- Swearing to defend the clan chief of the Stoneshield clan from danger

Paladins who take the Vow of Protecting are almost always from a background of strife and chaos; they swear to protect a family, a lord that has been generous to them, or a close friend. From there, a Paladin expands his sphere, realizing with typical Paladin humility that he cannot selfishly horde his talents to one group; then starts the Path onto the Vow of Protecting. In personality, Paladins of Protecting are stalwart, never backing down, and always willing to risk life and limb for those they trust. They often try to do the right thing in the short term, rather than the long term, protecting fewer lives at the potential cost of not ending a problem immediately. As long as a Paladin of Protection stands over her allies, she sees no reason why the chance to be triumphant will not come to pass.

Paladins who take the Vow of Protecting must, upon 4th level, undergo a ritual where they and instructed to defend a group of Clerics vs at least four other Paladins who are usually twice the power of the Paladin undergoing the ritual. Above all, he must defend the clerics to the last. Paladins are judged without criteria; rather, the Paladins who were on the offensive interview the Paladin who underwent the ritual and give introspection among themselves before reaching a decision. From the time they take the Vow on, they are referred to as either Templars or Paladins of Protection.

Savior of the Innocent: Once per turn, as a standard action, the Paladin can designate a single ally within 60 ft and enact an effect which duplicates a Shield Other spell that lasts for a number of rounds equal to twice the Paladins Charisma modifier.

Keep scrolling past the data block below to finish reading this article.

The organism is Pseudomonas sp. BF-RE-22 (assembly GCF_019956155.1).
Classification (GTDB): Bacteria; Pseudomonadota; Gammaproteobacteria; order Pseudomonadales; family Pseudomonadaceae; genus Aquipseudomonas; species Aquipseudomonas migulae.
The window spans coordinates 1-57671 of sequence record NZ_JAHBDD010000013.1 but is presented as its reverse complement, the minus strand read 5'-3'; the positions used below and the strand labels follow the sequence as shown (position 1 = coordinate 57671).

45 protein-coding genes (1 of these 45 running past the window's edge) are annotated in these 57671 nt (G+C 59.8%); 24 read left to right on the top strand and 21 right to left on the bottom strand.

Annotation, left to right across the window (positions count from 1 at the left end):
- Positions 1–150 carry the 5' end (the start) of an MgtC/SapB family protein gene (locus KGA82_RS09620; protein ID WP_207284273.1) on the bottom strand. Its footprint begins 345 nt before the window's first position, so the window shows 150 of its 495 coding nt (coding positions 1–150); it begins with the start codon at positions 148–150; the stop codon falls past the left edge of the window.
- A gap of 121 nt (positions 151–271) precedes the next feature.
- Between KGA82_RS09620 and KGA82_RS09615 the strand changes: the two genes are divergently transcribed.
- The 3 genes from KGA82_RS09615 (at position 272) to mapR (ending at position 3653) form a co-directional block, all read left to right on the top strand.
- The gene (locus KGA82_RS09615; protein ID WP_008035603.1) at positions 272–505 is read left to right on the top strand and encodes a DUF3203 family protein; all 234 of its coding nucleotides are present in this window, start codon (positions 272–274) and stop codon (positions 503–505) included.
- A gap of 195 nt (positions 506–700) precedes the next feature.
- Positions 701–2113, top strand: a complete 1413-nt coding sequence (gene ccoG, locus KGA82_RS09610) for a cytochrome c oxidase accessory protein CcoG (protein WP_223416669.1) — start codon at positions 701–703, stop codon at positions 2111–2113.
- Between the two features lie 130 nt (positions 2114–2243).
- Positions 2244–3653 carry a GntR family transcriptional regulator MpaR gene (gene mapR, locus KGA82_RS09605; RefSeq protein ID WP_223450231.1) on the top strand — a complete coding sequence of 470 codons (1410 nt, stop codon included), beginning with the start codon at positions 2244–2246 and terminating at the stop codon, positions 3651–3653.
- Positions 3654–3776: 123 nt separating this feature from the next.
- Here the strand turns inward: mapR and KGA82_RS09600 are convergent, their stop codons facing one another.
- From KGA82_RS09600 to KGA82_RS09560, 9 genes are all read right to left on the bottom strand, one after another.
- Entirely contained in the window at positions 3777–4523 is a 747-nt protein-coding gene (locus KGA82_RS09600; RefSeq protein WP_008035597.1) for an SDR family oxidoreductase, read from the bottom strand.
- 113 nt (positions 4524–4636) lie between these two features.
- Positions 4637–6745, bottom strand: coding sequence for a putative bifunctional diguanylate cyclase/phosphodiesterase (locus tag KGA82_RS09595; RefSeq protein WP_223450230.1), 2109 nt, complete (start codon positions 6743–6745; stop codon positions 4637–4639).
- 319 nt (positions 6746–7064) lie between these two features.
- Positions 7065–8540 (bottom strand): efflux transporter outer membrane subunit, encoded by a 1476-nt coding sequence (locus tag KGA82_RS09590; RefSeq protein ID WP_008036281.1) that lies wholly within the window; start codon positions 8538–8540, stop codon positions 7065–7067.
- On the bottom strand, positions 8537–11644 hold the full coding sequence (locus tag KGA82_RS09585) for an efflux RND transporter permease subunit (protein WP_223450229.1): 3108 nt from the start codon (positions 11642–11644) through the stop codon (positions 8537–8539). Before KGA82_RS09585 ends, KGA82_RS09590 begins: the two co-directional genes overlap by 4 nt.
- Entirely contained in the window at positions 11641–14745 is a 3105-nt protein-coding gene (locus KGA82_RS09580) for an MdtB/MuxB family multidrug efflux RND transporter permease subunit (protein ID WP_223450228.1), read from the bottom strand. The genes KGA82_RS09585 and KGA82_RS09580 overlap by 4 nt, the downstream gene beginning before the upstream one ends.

Savior of the Endangered: The Paladin may, at any time, take full damage instead of half damage from a blow landed on an ally who he designated as the recipient of his Savior of the Innocent ability.
Savior of the Doomed: Whenever an ally designated with the Savior of the Innocent ability takes damage that would put him at negative health, the Paladin can choose to automatically stabilize the character who is at negative health. For every round the Paladin chooses to keep a downed companion stabilized with his Savior of the Doomed ability, the Paladin takes one point of damage.
Vindicator of those saved: Instead of making a regular attack in a single round, the Paladin may take the damage he received due to his Savior of the Innocent, Savior of the Endangered, or Savior of the Doomed abilities and inflict that damage on any enemy within melee range.

Vow of Guiding
“With you all, I have marched long for many a day,
With you day and night, I always chose to stay,
Beside you I fought until unmoving at my feet you lay,
So with this I ask, brothers, comrades, shall strain cause this to fray?
Or will you stand by me victorious at the end of this coming fray!”

- King Despis Hoperaiser, Human Paladin
- Rallying his faithful army of 50, 000

Paladins who see the need to lead by example often become Paladins of Guidance. These are the Paladins that the common people usually come to know, for they are there, on the streets, giving guidance and a wise hand in times of trouble to those in need. In times of war, however, is where they truly shine; not a one spell can prepare an army for combat like the mere presence and a few rallying words from a Paladin of Guidance. In personality, Paladins of Guiding are often trying to find the best in those who the name among their allies, trying to figure out where he could be the most use. Paladins of Guidance almost always think big, looking for an end objective to lead those who he travels with to.